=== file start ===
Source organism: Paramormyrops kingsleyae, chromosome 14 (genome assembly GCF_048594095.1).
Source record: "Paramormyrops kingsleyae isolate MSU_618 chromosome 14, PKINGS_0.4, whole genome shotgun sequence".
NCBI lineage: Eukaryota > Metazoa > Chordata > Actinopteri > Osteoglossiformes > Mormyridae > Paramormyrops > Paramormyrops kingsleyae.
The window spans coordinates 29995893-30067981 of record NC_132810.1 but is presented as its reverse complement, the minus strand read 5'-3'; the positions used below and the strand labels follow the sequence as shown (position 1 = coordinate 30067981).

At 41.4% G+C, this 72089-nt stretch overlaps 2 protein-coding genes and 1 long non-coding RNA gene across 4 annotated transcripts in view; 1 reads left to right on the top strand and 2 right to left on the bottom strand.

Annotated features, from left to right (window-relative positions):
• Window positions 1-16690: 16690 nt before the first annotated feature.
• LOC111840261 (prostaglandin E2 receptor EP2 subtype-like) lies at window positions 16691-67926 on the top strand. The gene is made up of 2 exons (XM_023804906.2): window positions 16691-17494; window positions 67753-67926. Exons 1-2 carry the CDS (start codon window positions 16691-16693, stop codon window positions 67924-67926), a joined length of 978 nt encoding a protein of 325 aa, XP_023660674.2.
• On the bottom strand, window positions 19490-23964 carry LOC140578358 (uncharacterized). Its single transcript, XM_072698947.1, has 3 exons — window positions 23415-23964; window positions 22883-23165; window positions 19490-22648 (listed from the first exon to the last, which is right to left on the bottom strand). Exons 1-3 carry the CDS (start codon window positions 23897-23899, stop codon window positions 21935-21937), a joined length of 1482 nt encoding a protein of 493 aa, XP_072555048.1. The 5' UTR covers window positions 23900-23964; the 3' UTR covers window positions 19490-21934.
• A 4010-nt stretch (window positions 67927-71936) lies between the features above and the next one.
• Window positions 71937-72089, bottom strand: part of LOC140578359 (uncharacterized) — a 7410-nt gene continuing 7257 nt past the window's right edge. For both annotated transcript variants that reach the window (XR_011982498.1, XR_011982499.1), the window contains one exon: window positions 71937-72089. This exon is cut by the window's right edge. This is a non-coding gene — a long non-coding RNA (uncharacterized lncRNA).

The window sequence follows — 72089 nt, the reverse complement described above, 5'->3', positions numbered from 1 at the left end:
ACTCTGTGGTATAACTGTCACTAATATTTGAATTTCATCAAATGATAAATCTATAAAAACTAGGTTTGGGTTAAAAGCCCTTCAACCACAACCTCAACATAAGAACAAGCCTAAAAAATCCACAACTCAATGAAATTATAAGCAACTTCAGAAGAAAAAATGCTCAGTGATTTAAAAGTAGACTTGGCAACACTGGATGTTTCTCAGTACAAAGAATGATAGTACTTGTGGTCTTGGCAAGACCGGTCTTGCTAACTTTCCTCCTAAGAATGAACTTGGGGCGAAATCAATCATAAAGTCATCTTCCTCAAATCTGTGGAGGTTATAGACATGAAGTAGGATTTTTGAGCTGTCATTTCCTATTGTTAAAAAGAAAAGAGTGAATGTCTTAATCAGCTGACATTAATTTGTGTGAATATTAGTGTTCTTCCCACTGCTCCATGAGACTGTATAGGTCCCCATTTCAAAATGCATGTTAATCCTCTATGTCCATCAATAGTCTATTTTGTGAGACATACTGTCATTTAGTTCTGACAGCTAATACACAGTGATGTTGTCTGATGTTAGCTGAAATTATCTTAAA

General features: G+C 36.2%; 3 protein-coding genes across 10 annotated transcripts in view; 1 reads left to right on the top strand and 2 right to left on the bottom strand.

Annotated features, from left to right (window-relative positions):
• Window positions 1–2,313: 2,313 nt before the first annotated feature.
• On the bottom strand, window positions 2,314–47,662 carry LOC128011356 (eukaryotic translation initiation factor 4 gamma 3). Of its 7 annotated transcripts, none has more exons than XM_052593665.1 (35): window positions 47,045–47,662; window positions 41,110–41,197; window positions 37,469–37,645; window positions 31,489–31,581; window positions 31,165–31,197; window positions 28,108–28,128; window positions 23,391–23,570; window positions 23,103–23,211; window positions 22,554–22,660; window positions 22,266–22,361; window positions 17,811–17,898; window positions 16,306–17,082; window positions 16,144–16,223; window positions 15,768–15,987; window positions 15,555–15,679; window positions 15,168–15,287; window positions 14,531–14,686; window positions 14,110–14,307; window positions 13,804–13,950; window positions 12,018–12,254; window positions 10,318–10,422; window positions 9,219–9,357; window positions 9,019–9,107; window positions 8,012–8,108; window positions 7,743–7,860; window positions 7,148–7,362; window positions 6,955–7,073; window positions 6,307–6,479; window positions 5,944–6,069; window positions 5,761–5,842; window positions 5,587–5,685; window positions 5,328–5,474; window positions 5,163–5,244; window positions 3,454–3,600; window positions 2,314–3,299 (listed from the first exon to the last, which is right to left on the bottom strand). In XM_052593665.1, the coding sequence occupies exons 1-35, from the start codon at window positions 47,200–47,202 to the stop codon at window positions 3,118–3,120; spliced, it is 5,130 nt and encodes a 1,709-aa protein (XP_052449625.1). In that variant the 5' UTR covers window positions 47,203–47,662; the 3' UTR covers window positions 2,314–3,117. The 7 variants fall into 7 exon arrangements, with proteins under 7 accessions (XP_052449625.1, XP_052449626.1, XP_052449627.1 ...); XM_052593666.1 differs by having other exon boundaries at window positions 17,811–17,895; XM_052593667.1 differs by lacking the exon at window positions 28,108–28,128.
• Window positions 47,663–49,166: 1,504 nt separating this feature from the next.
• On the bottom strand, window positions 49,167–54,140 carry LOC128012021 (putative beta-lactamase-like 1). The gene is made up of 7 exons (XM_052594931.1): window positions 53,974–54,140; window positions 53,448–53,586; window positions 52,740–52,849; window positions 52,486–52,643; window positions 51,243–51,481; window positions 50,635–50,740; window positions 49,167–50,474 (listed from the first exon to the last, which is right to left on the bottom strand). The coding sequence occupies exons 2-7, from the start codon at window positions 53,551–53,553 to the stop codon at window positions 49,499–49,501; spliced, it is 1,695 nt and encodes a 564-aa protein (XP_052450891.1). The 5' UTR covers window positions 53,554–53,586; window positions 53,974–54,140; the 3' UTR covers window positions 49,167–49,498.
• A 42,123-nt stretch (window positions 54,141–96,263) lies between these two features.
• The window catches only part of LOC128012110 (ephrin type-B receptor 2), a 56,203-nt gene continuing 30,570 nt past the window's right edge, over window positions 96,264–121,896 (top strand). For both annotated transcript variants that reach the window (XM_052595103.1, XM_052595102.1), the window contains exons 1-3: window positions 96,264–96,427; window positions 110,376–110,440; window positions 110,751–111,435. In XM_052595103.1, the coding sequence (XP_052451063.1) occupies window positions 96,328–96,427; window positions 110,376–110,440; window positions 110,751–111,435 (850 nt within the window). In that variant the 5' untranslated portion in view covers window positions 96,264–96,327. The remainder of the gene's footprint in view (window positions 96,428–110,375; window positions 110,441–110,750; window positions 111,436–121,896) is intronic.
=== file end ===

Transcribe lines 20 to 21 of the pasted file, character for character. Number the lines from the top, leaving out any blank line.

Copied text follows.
• A 42,123-nt stretch (window positions 54,141–96,263) lies between these two features.
• The window catches only part of LOC128012110 (ephrin type-B receptor 2), a 56,203-nt gene continuing 30,570 nt past the window's right edge, over window positions 96,264–121,896 (top strand). For both annotated transcript variants that reach the window (XM_052595103.1, XM_052595102.1), the window contains exons 1-3: window positions 96,264–96,427; window positions 110,376–110,440; window positions 110,751–111,435. In XM_052595103.1, the coding sequence (XP_052451063.1) occupies window positions 96,328–96,427; window positions 110,376–110,440; window positions 110,751–111,435 (850 nt within the window). In that variant the 5' untranslated portion in view covers window positions 96,264–96,327. The remainder of the gene's footprint in view (window positions 96,428–110,375; window positions 110,441–110,750; window positions 111,436–121,896) is intronic.